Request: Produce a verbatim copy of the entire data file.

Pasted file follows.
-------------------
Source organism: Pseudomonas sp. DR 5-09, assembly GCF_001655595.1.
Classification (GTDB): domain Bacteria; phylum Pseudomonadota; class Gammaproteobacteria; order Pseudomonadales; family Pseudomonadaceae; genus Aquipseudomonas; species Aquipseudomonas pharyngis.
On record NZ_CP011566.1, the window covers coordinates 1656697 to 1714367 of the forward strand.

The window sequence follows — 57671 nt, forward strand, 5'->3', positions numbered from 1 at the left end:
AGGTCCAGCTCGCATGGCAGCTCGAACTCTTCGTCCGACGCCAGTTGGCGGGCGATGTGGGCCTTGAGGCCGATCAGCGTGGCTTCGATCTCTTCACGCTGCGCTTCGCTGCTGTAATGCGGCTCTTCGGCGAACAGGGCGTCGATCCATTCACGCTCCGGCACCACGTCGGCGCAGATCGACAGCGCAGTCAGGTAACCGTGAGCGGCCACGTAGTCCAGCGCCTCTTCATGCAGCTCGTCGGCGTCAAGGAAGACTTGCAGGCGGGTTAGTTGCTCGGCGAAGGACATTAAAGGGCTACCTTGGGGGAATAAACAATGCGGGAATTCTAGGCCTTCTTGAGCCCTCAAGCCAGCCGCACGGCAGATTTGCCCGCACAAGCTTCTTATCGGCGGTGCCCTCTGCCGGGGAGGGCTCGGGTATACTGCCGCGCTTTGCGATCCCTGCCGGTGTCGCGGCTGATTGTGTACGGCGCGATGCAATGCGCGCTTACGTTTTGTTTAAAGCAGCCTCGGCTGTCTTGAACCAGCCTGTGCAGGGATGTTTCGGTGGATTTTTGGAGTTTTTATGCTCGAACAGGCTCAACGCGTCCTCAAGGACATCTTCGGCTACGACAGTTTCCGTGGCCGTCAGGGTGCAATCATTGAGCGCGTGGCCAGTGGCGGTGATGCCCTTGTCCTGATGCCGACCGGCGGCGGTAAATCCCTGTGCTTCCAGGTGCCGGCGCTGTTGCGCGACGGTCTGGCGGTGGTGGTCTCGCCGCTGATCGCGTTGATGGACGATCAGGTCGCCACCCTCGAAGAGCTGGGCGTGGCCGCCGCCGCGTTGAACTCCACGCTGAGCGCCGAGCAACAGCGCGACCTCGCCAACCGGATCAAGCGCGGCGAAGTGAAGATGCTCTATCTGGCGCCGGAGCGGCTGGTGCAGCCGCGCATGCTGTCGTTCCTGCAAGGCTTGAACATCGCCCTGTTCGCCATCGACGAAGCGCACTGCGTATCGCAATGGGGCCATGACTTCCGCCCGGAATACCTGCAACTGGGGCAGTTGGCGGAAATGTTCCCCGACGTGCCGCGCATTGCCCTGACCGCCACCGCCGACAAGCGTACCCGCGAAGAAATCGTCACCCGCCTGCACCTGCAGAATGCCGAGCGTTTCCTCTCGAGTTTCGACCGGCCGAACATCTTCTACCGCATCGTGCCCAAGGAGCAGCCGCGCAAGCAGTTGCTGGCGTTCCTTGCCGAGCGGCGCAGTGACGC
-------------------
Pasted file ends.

Source organism: Pseudomonas sp. DR 5-09, assembly GCF_001655595.1.
Classification (GTDB): domain Bacteria; phylum Pseudomonadota; class Gammaproteobacteria; order Pseudomonadales; family Pseudomonadaceae; genus Aquipseudomonas; species Aquipseudomonas pharyngis.
On record NZ_CP011566.1, the window covers coordinates 1656697 to 1714367 of the forward strand.

The window sequence follows — 57671 nt, forward strand, 5'->3', positions numbered from 1 at the left end:
AGGTCCAGCTCGCATGGCAGCTCGAACTCTTCGTCCGACGCCAGTTGGCGGGCGATGTGGGCCTTGAGGCCGATCAGCGTGGCTTCGATCTCTTCACGCTGCGCTTCGCTGCTGTAATGCGGCTCTTCGGCGAACAGGGCGTCGATCCATTCACGCTCCGGCACCACGTCGGCGCAGATCGACAGCGCAGTCAGGTAACCGTGAGCGGCCACGTAGTCCAGCGCCTCTTCATGCAGCTCGTCGGCGTCAAGGAAGACTTGCAGGCGGGTTAGTTGCTCGGCGAAGGACATTAAAGGGCTACCTTGGGGGAATAAACAATGCGGGAATTCTAGGCCTTCTTGAGCCCTCAAGCCAGCCGCACGGCAGATTTGCCCGCACAAGCTTCTTATCGGCGGTGCCCTCTGCCGGGGAGGGCTCGGGTATACTGCCGCGCTTTGCGATCCCTGCCGGTGTCGCGGCTGATTGTGTACGGCGCGATGCAATGCGCGCTTACGTTTTGTTTAAAGCAGCCTCGGCTGTCTTGAACCAGCCTGTGCAGGGATGTTTCGGTGGATTTTTGGAGTTTTTATGCTCGAACAGGCTCAACGCGTCCTCAAGGACATCTTCGGCTACGACAGTTTCCGTGGCCGTCAGGGTGCAATCATTGAGCGCGTGGCCAGTGGCGGTGATGCCCTTGTCCTGATGCCGACCGGCGGCGGTAAATCCCTGTGCTTCCAGGTGCCGGCGCTGTTGCGCGACGGTCTGGCGGTGGTGGTCTCGCCGCTGATCGCGTTGATGGACGATCAGGTCGCCACCCTCGAAGAGCTGGGCGTGGCCGCCGCCGCGTTGAACTCCACGCTGAGCGCCGAGCAACAGCGCGACCTCGCCAACCGGATCAAGCGCGGCGAAGTGAAGATGCTCTATCTGGCGCCGGAGCGGCTGGTGCAGCCGCGCATGCTGTCGTTCCTGCAAGGCTTGAACATCGCCCTGTTCGCCATCGACGAAGCGCACTGCGTATCGCAATGGGGCCATGACTTCCGCCCGGAATACCTGCAACTGGGGCAGTTGGCGGAAATGTTCCCCGACGTGCCGCGCATTGCCCTGACCGCCACCGCCGACAAGCGTACCCGCGAAGAAATCGTCACCCGCCTGCACCTGCAGAATGCCGAGCGTTTCCTCTCGAGTTTCGACCGGCCGAACATCTTCTACCGCATCGTGCCCAAGGAGCAGCCGCGCAAGCAGTTGCTGGCGTTCCTTGCCGAGCGGCGCAGTGACGC